While focused solely on the effect of single-use plastics on and around St. John, the effort is intended to complement current sustainability and environmental-protection initiatives already under way within the Territory. These include St. John-based programs led by IGLA as well as Friends of the U.S. Virgin Islands National Park, St. John Community Foundation, Coral Bay Community Council, Gifft Hill School and other community-minded organizations.
Among other dimensions, the Working Group plans to immediately champion and support existing and new efforts to curb the volume of single-use plastics currently in use by businesses, consumers, residents, visitors, the marine community and others on St. John.
The announcement in April by Starfish Market to ban plastic bags at its checkout counters is a shining example of a leading local business taking a clear, definable action that benefits the community. Helping local businesses and their customers adapt to and sustain this kind of change is a core component of the Working Group’s focus.
Along with an initial statement of purpose, a list of the new nine-member Working Group and their affiliations follows. Look for additional timely information from the Group and development of strategy and tactics in the coming weeks and months. Taking critical actions and heightening awareness of the Plastic-Free Island movement before, during and after the Centennial Transfer Day 2017 in the Territory are driving forces behind PFI: STJ. Click here to visit Plastic-Free Island: St. John’s website.
Plastic-Free Island: St. John Working Group [Alphabetical list + Affiliations]
- Dianna Cohen, Plastic Pollution Coalition; Plastic-Free Island
- Ken Haldin, Convener of PFI: St John; part-time STJ resident
- Celia Kalousek, St. John Community Foundation
- Erin Lieb, Get Trashed (coastal cleanup organization)
- Pam Longobardi, Georgia State University; Drifters Project; Plastic-Free Island
- Tonia Lovejoy, Get Trashed (coastal cleanup organization); Beautiful Nation Project
- Anne Ostrenko, Ostrenko Communications; part-time STJ resident
- Mary Vargo, Gifft Hill School
- Doug White, Island Green Living Assn. of St. John, USVI
Statement from the Plastic-Free Island: St. John Working Group:
“We are a group of local residents, visitors, educators, artists, conservationists, activists, National Park enthusiasts, lovers of St. John and local organization members who have determined that, together, we can help make single-use plastic decline and eventually disappear from St. John.
“Too much single-use plastic does irreparable harm to the USVI coastal environment and its economy. Doing something today to curb the use and flow of these unnecessary disposables tomorrow will help to build a healthier, more vibrant economy and island community, both before and after Transfer Day 2017.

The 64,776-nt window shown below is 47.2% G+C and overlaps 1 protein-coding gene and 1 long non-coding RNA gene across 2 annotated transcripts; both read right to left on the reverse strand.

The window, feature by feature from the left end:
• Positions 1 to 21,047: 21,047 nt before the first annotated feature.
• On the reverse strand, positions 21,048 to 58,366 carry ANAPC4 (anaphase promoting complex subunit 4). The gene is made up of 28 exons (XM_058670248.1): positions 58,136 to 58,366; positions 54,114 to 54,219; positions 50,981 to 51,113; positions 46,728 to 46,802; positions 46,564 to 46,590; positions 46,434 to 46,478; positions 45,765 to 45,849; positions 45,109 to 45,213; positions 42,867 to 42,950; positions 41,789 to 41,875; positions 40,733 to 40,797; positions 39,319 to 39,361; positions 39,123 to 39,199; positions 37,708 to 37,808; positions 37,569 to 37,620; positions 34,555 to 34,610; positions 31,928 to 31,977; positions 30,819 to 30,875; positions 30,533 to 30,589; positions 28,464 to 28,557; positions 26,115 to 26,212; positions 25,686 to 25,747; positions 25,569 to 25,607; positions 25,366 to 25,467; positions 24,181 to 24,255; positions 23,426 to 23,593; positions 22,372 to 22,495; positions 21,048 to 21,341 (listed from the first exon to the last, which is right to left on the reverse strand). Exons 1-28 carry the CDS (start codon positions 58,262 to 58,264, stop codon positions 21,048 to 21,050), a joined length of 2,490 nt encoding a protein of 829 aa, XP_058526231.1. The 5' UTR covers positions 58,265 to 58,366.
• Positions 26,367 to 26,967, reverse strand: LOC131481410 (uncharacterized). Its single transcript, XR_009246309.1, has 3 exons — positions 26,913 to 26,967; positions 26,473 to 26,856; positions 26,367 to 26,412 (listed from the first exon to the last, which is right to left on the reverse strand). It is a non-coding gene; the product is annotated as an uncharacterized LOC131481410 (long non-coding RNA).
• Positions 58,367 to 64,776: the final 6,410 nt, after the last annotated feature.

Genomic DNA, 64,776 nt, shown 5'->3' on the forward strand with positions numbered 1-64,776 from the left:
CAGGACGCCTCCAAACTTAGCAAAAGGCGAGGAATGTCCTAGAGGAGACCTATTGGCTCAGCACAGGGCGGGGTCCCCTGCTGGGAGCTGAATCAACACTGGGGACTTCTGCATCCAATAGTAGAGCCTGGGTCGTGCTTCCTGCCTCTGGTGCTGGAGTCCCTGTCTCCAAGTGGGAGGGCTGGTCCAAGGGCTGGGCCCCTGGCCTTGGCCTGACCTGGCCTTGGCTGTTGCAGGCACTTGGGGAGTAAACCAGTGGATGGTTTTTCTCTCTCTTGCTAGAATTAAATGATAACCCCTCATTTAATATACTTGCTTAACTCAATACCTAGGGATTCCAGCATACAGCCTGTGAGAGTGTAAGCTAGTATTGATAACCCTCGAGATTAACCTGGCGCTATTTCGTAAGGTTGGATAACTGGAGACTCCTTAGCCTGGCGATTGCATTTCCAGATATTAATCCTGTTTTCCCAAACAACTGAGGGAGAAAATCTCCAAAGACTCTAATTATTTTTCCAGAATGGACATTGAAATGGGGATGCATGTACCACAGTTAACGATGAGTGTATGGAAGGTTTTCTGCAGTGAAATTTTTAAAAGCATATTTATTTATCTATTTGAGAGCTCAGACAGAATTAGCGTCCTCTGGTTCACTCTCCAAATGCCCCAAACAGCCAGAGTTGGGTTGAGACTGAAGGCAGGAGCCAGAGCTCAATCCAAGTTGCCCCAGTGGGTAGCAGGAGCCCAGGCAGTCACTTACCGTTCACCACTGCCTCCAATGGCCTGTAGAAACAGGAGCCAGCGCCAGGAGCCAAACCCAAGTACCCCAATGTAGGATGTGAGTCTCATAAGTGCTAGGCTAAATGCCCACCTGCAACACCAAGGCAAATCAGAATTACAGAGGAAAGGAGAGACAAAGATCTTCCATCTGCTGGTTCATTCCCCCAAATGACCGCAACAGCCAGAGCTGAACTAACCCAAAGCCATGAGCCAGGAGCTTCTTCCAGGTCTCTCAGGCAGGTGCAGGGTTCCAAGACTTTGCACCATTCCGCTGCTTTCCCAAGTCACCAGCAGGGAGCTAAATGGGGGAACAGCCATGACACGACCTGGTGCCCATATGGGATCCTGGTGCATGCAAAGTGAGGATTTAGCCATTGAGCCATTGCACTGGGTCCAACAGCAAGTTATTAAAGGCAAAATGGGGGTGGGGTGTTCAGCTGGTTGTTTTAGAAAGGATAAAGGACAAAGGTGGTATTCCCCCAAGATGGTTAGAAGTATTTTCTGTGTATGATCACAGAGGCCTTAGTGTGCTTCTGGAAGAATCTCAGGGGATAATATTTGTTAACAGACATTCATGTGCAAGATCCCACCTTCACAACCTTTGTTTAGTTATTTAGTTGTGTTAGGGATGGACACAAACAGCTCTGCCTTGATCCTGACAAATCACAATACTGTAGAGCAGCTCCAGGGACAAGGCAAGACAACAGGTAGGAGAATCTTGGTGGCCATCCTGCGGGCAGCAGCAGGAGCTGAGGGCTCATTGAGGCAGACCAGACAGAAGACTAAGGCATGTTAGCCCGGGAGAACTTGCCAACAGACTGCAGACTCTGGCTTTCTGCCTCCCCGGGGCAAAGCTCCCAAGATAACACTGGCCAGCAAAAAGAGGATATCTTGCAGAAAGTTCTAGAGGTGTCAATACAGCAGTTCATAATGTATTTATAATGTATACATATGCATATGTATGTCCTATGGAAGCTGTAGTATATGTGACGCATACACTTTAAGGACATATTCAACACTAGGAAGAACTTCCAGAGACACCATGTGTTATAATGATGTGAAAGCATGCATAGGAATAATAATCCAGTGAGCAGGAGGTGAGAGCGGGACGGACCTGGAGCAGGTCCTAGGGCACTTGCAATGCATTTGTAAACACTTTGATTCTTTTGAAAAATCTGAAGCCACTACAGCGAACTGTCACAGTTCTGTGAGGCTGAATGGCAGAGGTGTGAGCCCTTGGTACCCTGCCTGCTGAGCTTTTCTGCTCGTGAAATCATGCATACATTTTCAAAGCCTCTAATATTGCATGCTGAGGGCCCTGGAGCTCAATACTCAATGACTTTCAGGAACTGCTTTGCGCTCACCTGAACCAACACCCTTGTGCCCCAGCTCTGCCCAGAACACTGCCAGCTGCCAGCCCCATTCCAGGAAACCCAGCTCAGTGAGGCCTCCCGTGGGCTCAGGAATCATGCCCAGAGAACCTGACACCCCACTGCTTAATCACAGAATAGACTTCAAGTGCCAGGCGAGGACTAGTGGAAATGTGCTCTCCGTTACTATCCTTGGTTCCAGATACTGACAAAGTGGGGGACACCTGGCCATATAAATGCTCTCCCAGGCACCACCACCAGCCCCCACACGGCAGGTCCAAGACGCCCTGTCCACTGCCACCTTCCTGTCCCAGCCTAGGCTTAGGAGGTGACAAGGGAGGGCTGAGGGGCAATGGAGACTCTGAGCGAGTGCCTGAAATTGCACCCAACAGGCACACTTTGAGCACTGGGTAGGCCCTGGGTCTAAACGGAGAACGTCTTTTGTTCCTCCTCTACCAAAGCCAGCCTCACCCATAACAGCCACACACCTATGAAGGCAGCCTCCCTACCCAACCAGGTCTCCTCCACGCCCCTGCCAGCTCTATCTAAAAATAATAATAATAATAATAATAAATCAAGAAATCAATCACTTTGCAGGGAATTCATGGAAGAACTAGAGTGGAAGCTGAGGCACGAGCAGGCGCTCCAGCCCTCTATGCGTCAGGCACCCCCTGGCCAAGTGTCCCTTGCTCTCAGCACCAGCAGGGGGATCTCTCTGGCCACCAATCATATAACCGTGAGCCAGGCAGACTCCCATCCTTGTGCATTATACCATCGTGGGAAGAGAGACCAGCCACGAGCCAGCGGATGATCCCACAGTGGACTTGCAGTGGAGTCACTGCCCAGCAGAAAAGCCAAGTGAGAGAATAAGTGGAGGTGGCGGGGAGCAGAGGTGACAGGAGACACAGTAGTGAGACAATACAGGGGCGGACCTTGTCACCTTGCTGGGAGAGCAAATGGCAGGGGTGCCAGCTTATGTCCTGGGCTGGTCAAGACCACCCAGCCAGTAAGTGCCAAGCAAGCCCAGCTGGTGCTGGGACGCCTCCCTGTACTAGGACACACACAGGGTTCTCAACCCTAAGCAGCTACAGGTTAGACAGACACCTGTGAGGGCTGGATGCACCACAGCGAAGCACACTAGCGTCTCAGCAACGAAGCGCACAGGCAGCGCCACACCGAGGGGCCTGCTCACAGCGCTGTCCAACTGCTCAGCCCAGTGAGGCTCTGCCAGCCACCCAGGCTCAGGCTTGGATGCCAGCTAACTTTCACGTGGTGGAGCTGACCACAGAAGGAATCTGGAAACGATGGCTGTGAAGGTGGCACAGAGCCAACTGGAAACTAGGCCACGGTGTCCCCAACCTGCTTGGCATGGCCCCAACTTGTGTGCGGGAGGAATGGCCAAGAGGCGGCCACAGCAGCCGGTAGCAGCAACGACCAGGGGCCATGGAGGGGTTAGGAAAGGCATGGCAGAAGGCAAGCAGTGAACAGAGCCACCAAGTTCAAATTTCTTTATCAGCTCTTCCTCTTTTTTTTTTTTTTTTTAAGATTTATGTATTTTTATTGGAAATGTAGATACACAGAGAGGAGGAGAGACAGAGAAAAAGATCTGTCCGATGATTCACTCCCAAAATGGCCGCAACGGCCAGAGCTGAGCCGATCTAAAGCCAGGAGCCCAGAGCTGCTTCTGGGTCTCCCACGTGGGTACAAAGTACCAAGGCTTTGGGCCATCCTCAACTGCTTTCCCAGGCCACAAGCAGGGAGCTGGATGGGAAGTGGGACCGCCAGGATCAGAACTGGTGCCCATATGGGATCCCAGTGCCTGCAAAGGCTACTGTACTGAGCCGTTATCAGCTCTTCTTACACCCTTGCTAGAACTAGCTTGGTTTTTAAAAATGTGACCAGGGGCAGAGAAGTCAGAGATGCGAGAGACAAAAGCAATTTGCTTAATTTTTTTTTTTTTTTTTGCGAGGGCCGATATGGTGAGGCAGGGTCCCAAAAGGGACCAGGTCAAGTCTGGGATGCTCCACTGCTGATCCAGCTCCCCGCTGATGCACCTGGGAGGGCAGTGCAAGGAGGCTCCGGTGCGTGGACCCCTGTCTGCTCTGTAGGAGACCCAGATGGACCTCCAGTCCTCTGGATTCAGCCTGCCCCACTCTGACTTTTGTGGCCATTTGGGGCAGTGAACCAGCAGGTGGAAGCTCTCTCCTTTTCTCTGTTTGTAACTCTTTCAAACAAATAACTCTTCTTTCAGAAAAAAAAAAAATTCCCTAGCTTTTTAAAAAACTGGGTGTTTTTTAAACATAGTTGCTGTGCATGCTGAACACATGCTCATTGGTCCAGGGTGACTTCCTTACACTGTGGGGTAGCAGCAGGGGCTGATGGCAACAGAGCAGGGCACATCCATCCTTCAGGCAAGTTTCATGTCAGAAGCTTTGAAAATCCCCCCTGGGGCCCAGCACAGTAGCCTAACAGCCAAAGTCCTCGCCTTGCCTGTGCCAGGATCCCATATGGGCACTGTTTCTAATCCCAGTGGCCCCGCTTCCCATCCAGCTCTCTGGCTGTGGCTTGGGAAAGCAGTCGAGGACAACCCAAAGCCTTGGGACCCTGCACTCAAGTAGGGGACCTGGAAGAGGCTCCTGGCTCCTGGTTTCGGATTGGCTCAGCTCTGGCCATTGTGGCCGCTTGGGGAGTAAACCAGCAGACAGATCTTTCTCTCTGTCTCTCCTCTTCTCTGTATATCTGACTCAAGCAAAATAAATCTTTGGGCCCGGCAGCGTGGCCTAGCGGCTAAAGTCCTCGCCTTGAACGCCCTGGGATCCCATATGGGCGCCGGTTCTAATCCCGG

“We are proud to be connected with and indebted to the Plastic-Free Island movement, which is creating an exportable template for protecting precious island locations from disposable plastic intrusion. We are also pleased to work in close coordination with the leadership of St. John’s Island Green Living Association and connect with other local organizations that share a desire to proactively protect the island community and its future health.
“Plastic-Free Island: St. John is meant to lift up and focus on new and innovative steps we can take — sometimes small, perhaps eventually dramatic — to make a difference in one essential dimension: reducing and eliminating single-use disposable plastic. We look forward to forging an array of definable, measurable and achievable actions and collaborating with others to make them happen on St. John.”
About Starfish Market’s Plastic Bag Ban:
“We wholeheartedly support Starfish Market’s manager Nedra Ephraim for making the bold ecoconscious decision to eliminate disposable plastic bags from the Market. Along with other businesses who have initiated positive change on St. John previously, this decision shows brilliant leadership to take a stance and act upon reducing the known damaging effects of disposable plastic bags in the environment and protection of the vibrant sea life of St. John. The transition to a bring your-own-bag routine may require a small change in behavior for customers and cause inconvenience in the short run. But a new, more sustainable habit will replace the plastic habit, and St. John will reap untold benefits in the future.”
VI SOURCE | BY DAVID KNIGHT JR. — MARCH 27, 2016 Source
With a new board in place since January, eco-nonprofit Island Green Living Association has introduced a strategic plan that emphasizes community outreach and youth education, IGLA’s new president Harith Wickrema said in an interview with the Source Thursday.
“The key word we’re trying to get out is ‘rethink’,” said Wickrema, who also sits on the board of the V.I. Waste Management Authority and is chief visionary officer at Eco Serendib Villa and Spa on St. John.
IGLA wants “rethink” to be the fourth R that completes the old sustainability mantra “recycle, reduce, reuse.” And there is a lot that needs to be re-thought, said Wickrema.